CNN's Marketplace Africa offers viewers a unique window into African business on and off the continent. This week the show takes an inside look at the community unofficially known as "Little Ethiopia" that is thriving in Washington, D.C.
Watch the show on Wednesdays 1845, Fridays 0045, Saturdays 0715, Sundays 0615 (all times GMT).
Washington (CNN) -- A record shop blares the contagious thump-thump of Ethiopian music. The aroma of strong coffee fills the air. And thick spices tickle your nose virtually every half a block.
This is 9th and U Street in Washington, D.C. -- the unofficially designated "Little Ethiopia". Africans have a strong entrepreneurial spirit, and it's clear here in the 25 shops and restaurants huddled together in one city block.
"You see within the Ethiopian community when you have someone start a business, that person becomes a role model for others," explains Tsehaye Teferra, President of the Ethiopian Community Development Council. "So you are absolutely sure that you get three, four businesses the next day in the same location."
It's a phenomenon that began in the 1970s in Washington's Adams Morgan neighborhood on 18th Street. But when the area became trendy, rent skyrocketed and the Ethiopians moved to less expensive ground.
Tefera Zewdie, owner of Dukem restaurant, credits himself as being one of the first to start the big move, when he opened a tiny grocery store in 1997 selling Ethiopian CDs, meat and spices. It grew to a sandwich take-out, then a small restaurant, to now a restaurant so popular, lines form out the door nearly every night.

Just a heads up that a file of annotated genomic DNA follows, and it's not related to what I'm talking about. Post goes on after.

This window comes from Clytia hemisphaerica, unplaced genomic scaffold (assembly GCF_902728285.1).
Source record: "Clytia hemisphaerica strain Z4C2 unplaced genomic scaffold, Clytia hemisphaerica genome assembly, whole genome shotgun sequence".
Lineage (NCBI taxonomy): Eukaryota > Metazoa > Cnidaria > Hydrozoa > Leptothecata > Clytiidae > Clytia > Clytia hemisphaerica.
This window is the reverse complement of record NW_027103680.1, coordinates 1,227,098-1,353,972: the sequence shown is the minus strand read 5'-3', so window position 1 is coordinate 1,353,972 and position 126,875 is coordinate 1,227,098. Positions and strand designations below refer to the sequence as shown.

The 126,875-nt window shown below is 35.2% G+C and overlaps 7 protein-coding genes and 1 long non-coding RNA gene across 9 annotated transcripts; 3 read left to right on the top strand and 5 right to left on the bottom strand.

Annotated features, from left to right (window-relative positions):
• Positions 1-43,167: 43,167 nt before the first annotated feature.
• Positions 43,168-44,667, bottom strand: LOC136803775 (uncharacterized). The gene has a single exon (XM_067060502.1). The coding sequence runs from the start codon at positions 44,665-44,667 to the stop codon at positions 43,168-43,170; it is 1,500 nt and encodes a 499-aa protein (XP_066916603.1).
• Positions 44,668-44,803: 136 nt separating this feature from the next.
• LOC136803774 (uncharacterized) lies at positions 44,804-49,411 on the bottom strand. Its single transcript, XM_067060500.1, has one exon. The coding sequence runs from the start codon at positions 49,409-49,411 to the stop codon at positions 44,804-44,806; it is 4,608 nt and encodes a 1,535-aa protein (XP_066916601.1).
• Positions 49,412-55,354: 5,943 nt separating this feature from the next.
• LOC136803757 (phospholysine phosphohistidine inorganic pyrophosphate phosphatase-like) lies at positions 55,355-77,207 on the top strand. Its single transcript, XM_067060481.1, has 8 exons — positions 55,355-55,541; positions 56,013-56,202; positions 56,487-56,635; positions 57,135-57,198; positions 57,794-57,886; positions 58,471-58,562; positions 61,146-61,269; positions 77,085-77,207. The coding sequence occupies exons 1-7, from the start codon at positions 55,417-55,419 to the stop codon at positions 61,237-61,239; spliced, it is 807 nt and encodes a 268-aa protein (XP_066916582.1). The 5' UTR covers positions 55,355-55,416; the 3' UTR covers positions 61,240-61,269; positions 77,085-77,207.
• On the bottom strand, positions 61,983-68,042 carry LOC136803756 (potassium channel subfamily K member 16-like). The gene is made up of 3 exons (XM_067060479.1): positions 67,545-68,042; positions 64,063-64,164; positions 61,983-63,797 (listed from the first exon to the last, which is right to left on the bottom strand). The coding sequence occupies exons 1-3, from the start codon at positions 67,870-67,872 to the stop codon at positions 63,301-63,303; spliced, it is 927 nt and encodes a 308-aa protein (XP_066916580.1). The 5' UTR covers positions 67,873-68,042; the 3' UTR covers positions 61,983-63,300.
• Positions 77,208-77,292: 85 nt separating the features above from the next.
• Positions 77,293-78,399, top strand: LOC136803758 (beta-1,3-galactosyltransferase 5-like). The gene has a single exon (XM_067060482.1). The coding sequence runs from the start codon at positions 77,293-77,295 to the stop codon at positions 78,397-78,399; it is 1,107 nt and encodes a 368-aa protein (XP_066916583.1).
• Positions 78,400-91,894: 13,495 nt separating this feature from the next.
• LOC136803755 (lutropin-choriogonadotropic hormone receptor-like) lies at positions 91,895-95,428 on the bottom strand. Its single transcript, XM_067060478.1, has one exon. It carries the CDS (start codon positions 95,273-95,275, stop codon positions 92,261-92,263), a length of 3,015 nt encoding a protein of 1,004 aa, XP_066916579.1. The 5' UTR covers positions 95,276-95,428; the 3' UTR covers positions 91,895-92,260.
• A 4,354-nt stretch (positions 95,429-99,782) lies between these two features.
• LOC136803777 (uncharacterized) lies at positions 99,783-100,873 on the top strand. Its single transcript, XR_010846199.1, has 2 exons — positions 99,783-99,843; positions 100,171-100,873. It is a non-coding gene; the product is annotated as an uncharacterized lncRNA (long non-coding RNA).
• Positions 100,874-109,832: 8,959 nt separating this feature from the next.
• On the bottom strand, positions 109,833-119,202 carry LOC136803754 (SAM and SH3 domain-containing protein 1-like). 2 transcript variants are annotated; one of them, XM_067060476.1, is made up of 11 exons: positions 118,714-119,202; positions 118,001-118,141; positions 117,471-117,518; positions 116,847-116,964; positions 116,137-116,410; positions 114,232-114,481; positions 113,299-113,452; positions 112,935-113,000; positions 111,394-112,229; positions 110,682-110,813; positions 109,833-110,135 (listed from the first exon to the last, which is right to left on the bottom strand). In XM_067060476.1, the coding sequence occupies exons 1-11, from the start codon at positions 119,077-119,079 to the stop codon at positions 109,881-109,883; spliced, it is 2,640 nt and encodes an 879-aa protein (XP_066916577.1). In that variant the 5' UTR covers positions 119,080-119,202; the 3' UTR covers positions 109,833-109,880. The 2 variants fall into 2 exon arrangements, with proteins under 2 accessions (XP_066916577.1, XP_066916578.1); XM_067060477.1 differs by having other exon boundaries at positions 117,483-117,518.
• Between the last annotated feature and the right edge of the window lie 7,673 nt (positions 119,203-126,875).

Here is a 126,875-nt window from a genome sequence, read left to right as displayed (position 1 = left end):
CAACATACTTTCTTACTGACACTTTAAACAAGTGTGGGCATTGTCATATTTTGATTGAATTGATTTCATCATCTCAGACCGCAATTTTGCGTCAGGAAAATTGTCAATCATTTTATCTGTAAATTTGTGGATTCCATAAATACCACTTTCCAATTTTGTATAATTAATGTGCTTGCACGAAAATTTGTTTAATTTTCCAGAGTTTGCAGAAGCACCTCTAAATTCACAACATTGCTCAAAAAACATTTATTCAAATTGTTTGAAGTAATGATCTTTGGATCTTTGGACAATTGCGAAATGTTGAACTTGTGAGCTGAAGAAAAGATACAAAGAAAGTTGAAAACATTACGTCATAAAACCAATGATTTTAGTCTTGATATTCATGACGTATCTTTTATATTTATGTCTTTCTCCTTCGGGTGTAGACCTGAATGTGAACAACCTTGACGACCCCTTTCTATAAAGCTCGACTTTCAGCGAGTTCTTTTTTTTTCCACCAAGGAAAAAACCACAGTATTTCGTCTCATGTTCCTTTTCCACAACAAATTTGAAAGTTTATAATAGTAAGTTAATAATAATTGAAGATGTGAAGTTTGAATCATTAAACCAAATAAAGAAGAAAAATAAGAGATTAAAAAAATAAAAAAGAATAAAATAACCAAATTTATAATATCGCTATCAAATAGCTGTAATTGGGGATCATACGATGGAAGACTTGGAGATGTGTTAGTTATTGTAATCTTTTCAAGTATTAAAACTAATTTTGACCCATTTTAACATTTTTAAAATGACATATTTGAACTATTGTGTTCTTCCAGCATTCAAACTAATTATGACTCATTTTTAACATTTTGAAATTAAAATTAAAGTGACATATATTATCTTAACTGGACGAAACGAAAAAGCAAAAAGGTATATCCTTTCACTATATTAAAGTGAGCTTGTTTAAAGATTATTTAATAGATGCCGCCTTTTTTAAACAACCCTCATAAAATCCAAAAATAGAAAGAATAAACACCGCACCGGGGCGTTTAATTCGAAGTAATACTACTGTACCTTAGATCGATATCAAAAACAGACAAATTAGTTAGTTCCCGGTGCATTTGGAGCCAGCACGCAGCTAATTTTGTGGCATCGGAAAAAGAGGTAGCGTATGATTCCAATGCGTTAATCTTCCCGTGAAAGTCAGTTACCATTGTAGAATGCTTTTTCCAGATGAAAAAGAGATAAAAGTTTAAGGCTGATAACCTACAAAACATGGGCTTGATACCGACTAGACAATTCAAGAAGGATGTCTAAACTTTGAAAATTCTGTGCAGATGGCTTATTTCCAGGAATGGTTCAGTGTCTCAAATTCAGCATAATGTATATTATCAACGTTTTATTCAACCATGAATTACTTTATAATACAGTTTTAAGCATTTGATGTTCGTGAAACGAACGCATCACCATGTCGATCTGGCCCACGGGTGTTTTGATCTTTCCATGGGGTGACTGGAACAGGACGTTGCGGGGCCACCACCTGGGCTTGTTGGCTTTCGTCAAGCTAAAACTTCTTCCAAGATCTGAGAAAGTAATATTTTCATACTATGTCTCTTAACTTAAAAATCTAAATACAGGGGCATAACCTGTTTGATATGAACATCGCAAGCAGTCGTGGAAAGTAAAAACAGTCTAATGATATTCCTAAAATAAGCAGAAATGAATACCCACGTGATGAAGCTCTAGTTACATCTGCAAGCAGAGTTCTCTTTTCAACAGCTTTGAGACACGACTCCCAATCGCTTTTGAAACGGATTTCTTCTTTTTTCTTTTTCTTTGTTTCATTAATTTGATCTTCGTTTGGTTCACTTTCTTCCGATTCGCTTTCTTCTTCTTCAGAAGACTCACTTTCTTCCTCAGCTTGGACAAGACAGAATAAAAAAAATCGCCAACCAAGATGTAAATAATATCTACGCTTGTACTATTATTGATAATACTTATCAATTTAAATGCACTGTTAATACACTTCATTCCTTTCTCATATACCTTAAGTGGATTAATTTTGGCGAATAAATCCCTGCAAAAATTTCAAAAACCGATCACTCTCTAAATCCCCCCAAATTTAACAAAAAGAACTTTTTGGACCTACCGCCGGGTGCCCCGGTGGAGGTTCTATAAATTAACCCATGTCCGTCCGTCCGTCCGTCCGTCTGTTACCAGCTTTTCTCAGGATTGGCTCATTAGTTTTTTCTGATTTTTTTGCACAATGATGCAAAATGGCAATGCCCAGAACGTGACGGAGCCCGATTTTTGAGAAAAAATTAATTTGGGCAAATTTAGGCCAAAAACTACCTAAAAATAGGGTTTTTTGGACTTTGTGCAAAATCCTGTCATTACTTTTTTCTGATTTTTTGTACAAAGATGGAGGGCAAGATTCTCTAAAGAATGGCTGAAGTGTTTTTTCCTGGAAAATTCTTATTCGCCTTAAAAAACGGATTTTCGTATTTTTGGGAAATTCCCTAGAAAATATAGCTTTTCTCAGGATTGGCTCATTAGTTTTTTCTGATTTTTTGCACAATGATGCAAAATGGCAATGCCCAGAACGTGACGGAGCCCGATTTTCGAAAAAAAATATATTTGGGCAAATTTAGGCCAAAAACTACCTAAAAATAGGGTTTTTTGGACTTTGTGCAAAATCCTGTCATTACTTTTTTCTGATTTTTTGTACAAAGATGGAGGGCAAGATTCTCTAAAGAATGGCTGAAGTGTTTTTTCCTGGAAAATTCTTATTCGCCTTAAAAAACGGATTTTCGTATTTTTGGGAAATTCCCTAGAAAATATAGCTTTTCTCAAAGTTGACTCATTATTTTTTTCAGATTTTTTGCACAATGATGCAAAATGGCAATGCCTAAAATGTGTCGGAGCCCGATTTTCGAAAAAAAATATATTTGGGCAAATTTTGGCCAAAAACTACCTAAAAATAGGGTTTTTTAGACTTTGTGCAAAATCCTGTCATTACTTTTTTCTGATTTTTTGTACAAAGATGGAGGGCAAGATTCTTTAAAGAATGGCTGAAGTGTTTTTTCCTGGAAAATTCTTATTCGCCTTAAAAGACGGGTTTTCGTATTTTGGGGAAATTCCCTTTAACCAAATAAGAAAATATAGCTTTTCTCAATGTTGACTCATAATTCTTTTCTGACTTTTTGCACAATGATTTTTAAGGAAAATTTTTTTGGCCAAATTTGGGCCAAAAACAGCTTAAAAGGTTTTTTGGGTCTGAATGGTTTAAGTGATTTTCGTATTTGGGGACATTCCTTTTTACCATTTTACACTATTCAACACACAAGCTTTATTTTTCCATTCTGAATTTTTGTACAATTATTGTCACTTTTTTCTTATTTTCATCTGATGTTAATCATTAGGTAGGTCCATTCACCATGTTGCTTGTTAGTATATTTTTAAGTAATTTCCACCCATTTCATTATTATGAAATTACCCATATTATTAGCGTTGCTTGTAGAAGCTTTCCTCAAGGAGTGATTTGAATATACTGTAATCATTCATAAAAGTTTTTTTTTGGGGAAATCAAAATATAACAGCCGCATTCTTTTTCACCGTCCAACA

"I remember it was if I'm not mistaken somewhere between 2000, 2001 it was something big for us to see one non-Ethiopian coming to the restaurant. If you turn around right now, we have 95 percent of them are non-Ethiopian," says Zewdie.
It's the food that has drawn Washingtonians and tourists to Little Ethiopia -- the brave ones curious to try the family-style eating where utensils are not even a suggestion. Here, everyone eats with their hands from the same plate.
"You don't find many Ethiopian restaurants elsewhere," says a Dukem customer from Indianapolis, Indiana. "There was one in my hometown briefly and unfortunately it didn't survive so I have to come back to D.C. to have Ethiopian food."
The popularity of the food is evident in how many entrepreneurs have a restaurant as a second business. There's the Tesfaye family, whose brothers together run a successful parking management business in and around D.C., and who opened Etete restaurant as a surprise for their mother.
"Her dream was always owning a restaurant," says Yared Tesfaye. "She loves feeding people, she loves cooking."
The brothers also bought the building next door to the restaurant, where their sister now has a salon.
And then there is Tutu Belay, who started a telephone directory of Ethiopian-owned and Ethiopian-friendly businesses 16 years ago. It's grown from 80 pages to more than 900. She and her husband, Yehunie Belay, a famous Ethiopian singer, also own a restaurant downstairs from their offices called Little Ethiopia, where Yehunie performs.
Restaurants are in nearly every other building, and they're not confined to Ethiopian. There is also an Ethiopian-owned Mexican and an Ethiopian-owned Italian restaurant.
The Ethiopian population in the Washington, D.C. metro area is the largest in the U.S. Tutu Belay, who has done extensive research on the population for her business, estimates it to be about 250,000 -- though other estimates are much lower.
But it is large enough that there is even a second unofficial Little Ethiopia in Alexandria, Virginia -- just over the Potomac River from D.C.
Proof that in the Ethiopian community, where there is one entrepreneur, dozens more will follow.